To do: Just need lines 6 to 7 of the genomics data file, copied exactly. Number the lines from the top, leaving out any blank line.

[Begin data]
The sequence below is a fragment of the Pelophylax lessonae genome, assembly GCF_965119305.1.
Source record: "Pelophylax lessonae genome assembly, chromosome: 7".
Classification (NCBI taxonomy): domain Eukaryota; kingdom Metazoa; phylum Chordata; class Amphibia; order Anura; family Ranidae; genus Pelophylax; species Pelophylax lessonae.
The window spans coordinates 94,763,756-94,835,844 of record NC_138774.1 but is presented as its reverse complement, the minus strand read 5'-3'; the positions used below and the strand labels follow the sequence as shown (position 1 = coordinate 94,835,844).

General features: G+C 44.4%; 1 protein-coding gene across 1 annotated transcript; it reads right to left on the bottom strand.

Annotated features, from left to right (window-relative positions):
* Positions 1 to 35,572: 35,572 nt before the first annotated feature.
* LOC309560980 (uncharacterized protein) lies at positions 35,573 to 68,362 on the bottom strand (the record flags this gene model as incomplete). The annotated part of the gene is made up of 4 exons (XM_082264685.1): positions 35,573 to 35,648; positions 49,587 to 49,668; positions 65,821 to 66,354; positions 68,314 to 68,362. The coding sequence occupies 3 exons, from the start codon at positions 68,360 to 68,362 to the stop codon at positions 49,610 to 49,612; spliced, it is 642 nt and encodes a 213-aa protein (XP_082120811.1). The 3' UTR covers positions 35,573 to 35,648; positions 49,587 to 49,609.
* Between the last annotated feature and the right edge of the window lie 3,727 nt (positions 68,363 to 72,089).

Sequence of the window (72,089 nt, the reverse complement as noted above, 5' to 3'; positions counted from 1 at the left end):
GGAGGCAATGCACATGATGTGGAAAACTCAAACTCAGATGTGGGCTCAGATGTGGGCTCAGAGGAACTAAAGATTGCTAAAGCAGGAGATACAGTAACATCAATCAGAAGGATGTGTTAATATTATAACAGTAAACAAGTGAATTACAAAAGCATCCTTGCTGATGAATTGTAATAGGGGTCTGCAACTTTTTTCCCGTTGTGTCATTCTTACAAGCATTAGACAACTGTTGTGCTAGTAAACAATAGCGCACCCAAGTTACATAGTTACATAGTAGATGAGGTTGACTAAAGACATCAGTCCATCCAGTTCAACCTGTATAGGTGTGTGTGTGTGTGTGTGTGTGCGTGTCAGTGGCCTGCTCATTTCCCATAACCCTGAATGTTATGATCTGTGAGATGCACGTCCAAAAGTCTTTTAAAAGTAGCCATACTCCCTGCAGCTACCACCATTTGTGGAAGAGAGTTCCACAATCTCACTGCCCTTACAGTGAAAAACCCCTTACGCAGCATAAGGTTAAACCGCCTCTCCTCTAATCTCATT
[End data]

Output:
Annotated features, from left to right (window-relative positions):
* Positions 1 to 35,572: 35,572 nt before the first annotated feature.